Did you know that Google has an "in-house philosopher"? Horowitz shares his personal story of self-transformation in this article for the Chronicle of Higher Education. With a background in software engineering, he had developed a career in the world of information technology. He had established his own business engineering "natural language processing" components for Artificial Intelligence systems. (Natural language processing is the part of AI, usually based on formal logic, that is supposed to make computers understand us).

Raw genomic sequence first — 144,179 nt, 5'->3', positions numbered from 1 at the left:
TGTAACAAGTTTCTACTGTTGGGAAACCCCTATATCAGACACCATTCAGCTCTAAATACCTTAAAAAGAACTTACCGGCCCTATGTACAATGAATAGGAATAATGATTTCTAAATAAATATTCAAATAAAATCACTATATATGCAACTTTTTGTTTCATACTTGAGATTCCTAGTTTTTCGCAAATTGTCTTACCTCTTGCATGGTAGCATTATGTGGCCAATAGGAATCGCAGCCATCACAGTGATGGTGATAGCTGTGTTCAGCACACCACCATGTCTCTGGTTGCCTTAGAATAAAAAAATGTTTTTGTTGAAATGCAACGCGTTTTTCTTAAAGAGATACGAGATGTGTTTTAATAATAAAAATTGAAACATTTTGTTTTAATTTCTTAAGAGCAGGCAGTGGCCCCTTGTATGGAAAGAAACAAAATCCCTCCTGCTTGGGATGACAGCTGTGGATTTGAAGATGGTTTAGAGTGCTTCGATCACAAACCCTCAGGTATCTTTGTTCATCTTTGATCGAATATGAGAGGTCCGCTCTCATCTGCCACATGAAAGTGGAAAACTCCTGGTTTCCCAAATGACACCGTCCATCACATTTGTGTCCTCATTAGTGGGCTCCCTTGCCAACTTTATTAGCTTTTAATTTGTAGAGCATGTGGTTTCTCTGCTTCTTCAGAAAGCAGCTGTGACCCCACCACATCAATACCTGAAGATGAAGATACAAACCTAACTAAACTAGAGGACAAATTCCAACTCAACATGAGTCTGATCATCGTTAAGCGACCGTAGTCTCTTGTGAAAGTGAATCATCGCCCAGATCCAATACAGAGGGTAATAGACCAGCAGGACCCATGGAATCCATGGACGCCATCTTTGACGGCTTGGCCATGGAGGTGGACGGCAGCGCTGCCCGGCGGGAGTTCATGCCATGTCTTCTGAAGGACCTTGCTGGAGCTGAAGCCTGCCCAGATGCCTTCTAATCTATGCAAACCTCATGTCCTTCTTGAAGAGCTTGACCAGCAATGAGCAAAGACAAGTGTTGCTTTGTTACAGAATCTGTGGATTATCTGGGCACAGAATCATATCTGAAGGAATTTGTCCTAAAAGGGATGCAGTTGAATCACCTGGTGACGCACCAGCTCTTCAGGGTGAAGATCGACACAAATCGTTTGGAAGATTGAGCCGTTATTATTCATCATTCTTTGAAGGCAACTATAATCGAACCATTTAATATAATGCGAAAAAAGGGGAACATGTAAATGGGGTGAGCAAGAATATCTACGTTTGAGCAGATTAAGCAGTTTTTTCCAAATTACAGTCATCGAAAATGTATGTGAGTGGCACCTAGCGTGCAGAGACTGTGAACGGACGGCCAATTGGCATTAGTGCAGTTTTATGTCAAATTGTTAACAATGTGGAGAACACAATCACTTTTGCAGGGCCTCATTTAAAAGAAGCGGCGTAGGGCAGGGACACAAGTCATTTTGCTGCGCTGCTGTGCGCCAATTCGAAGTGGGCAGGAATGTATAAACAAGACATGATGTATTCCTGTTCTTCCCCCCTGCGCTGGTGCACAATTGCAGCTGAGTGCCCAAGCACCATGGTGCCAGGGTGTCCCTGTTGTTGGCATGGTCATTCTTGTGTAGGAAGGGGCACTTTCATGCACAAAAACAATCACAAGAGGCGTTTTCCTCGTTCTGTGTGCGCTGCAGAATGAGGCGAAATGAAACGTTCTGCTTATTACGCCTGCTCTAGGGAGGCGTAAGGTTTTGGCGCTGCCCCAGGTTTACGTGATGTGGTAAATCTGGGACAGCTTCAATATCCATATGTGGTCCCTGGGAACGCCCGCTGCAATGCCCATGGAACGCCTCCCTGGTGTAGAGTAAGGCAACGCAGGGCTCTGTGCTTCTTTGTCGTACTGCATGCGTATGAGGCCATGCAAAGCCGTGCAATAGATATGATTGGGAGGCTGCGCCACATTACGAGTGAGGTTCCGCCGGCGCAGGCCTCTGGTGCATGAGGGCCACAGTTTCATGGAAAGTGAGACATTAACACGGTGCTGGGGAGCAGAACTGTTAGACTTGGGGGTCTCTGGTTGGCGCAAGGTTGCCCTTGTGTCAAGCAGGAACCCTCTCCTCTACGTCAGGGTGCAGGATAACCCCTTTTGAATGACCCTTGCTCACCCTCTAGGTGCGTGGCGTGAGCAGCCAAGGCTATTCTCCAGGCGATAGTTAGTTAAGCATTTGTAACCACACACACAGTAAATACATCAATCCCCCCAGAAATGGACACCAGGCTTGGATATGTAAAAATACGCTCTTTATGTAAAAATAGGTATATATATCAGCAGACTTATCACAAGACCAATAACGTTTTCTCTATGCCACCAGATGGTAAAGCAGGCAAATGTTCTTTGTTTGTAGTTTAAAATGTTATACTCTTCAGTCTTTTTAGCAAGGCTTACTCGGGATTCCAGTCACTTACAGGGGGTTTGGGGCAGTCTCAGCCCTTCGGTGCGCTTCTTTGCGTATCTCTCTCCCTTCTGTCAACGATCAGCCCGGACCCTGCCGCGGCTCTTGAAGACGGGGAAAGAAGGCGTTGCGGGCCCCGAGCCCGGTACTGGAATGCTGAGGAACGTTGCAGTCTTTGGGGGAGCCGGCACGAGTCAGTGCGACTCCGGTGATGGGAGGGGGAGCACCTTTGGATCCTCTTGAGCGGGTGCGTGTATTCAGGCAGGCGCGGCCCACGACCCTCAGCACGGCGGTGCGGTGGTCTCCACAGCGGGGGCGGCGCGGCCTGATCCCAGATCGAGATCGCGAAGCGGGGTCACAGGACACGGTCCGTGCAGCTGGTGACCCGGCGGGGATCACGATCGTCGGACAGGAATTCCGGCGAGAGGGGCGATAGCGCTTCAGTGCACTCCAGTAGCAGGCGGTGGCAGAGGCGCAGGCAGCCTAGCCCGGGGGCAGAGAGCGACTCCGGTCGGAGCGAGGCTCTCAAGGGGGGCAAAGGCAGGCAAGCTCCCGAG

But his challenging encounters with the limitations of AI led him to broader philosophical questions about "the nature of thought, the structure of language, [and] the grounds of meaning." Horowitz thus left the world of IT to do a PhD in Philosophy and has today become a sort of evangelist for appreciation of the humanities in the world of technology. He makes an argument for the value of leaving technology to do a degree in the humanities (it is an article in the Chronicle of Higher Ed after all), but even if you are not sold on that idea, his point extends to a larger argument about importance of bringing a humanities perspective to the world of technology which is bad off for its lack:
From Technologist to Philosopher
- Tom McDonald